At-home learning activities for toddlers

Carolyn Smallwood

The world is one giant playground for toddlers, but it is also one enormous classroom! Toddlers love to learn new things and master new concepts, making it the perfect time for creating a solid foundation for future skills like reading and counting. One of the best things you as a parent can do is to continue to build upon your child’s interest in learning by engaging in lots of fun, everyday activities.

Learning letters
Children generally begin to recognize the letters in their name around age two, making the letters in their name a natural starting point. Display your child’s name nearly everywhere imaginable at home: on the bathroom step stool, in magnets on the fridge, on their bedroom door, in foam letters on the shower walls. Seeing their name displayed and pointed out to them will build recognition over time.
From there, you can also point out and say each letter in his or her name aloud, one-by-one. Once your child has their own name mastered, move on to learning the letters in words like mom or dad, and eventually to the other letters of the alphabet.

Learning numbers
Numbers are easier to incorporate in everyday activities than you may think. You can count buttons on a shirt as you get dressed, orange slices at snack time, or the number of bananas in a bunch the next time you grocery shop.
Most toddlers will be able to recite numbers one through 10 before they are truly able to count, so having them repeat those numbers aloud, recognize them on flashcards or in a book or elsewhere may be a good place to start.
Once your child recognizes numbers and is able to count up to 10, you may be ready to move on to critical math skills such as grouping, sorting, and identifying more-than and less-than concepts. A good activity to try is sorting stuffed animals or other toys by type or color.
After your child places all the bears in one pile, cats in another, and elephants in a third, you can then ask questions like, “Which pile has the most stuffed animals?” and “Which has the least?” A good way to give a hint and to encourage an estimate is to ask which pile is the biggest pile and which is the smallest. From there, test your hypothesis by counting all the animals in each pile.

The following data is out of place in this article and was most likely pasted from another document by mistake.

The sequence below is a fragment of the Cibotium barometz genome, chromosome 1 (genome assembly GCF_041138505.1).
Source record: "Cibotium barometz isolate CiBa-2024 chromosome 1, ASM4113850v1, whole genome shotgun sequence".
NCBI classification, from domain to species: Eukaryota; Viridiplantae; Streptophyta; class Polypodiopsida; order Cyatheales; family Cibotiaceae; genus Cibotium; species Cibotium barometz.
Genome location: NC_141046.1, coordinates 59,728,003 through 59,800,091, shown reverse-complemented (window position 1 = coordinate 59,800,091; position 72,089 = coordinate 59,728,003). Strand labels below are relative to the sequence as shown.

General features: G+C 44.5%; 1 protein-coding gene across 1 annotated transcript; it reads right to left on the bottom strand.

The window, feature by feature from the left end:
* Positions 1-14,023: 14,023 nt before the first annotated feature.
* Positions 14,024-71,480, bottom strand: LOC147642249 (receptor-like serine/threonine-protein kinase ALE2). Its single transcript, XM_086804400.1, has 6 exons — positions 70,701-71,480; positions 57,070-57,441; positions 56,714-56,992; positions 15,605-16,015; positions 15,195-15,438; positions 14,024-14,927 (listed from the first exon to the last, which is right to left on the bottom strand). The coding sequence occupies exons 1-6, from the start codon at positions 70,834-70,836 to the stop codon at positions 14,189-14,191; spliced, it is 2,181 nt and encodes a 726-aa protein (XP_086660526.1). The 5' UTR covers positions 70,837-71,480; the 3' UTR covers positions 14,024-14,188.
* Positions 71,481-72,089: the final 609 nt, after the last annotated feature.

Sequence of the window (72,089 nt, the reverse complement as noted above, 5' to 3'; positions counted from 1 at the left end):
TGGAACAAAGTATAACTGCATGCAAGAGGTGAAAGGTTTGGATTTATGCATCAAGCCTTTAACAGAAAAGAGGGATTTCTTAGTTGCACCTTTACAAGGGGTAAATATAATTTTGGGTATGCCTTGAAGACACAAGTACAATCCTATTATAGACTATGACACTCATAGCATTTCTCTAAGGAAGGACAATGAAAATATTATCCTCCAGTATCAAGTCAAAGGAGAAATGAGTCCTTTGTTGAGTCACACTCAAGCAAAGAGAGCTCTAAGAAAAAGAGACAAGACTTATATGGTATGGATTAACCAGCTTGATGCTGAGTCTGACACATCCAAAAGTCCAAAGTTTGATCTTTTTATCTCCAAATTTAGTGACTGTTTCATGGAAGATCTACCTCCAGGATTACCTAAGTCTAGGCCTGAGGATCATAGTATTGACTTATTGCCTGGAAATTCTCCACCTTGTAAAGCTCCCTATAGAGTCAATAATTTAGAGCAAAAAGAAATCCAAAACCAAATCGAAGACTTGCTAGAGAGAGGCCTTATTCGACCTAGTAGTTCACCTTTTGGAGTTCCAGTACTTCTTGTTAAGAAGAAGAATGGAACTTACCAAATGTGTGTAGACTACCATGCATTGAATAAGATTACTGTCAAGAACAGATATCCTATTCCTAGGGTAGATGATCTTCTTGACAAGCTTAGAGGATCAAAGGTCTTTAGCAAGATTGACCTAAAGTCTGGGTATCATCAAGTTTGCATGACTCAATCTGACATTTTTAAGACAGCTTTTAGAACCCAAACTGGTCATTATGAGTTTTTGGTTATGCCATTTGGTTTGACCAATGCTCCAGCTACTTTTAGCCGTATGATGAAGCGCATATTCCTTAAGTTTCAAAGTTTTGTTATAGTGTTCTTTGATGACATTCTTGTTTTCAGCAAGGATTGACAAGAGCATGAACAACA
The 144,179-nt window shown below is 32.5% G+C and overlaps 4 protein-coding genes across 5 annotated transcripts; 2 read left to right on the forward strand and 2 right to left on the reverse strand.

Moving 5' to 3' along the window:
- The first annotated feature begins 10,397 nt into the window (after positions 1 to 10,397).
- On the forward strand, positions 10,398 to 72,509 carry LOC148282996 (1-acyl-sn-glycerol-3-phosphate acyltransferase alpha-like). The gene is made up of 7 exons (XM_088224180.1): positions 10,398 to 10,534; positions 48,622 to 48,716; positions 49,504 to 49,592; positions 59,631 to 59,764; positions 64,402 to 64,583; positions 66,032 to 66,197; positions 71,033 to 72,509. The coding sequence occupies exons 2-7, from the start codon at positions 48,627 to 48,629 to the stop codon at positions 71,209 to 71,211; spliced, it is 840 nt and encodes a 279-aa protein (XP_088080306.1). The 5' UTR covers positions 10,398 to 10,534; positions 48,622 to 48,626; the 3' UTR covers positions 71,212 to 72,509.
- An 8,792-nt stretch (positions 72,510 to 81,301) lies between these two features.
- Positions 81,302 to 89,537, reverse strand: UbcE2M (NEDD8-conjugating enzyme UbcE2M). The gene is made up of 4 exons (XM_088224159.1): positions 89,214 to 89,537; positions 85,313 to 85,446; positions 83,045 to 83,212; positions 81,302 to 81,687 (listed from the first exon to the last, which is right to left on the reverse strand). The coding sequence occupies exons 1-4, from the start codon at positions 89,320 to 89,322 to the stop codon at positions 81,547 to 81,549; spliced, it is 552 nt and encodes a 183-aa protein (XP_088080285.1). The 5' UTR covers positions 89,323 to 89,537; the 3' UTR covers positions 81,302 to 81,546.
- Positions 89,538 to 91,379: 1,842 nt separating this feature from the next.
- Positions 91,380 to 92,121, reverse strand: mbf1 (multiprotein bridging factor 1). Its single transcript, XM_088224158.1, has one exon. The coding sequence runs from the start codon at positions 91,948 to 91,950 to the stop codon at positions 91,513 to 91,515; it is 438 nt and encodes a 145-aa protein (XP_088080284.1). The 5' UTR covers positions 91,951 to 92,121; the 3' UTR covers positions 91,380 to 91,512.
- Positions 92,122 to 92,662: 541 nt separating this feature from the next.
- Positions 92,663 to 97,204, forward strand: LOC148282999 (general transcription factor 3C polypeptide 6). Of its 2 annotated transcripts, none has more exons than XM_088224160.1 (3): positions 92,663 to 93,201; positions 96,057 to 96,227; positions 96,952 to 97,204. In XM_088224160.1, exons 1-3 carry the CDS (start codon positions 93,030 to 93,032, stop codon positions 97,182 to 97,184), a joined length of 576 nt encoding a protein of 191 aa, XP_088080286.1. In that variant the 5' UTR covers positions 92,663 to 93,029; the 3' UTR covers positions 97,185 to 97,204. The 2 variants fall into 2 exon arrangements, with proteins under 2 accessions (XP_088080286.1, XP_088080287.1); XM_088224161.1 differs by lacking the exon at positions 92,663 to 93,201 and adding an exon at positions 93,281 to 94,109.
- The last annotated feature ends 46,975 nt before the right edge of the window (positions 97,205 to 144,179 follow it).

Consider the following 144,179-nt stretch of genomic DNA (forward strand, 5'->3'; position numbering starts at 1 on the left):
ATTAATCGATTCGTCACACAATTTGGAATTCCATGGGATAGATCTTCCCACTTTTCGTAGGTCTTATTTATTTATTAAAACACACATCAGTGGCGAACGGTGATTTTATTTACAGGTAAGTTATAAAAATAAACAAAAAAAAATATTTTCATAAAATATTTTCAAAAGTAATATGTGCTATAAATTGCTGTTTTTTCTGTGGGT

Learning shapes
Shapes can be learned by relating them to everyday objects. Next time you have pancakes for breakfast, talk about the shape of a circle. On your next walk, look for things that resemble a circle, such as the wheels of the stroller or on passing cars.
You may also cut foods into those shapes by, for instance, taking a square slice of cheese and cutting it into a circle. Be sure to take photos of all the objects in a particular shape you found throughout the day to review before bed. Being able to relate shapes to real-life examples will help in not only solidifying the lesson, but also in shaping critical thinking skills.

Learning colors
A good way to start learning colors is to designate a color of the day. If the color of the day is green, maybe we wear green socks, eat lots of green beans and green grapes, drink green milk (with the help of food coloring) or out of a green cup, practice pointing out all the green toys we have or other green things we see, read a story about green alligators, and end the day with green fizzy bath tablets.
As you begin incorporating colors into your day, it will become a bit of a habit to point colors out throughout the day by asking your child questions like, “Would you like to wear a purple shirt, or a yellow one today,” “Would you like more of the red apple or orange sweet potatoes,” or “Can you find the matching blue sock?”
Once basic colors are mastered, you will be able to move on to hues. Talk about all the variations of blue from sky blue to midnight blue — so dark it’s almost black! Practice sorting items in various hues, or arranging items from lightest blue to darkest, and naming something else they can think of that matches that particular hue. For older children, experimenting with color mixing can be a lot of fun and easily done at home with paint or by using ice cubes and food coloring.
By incorporating learning activities in everyday life, you will see your child’s enthusiasm for learning continue to grow. The best part is that in doing so you are preparing them for school and setting them on a path toward a successful future.

Carolyn Smallwood is the CEO of Way to Grow, an early childhood education nonprofit in Minneapolis working to ensure that every child has an equal opportunity to succeed in school and life.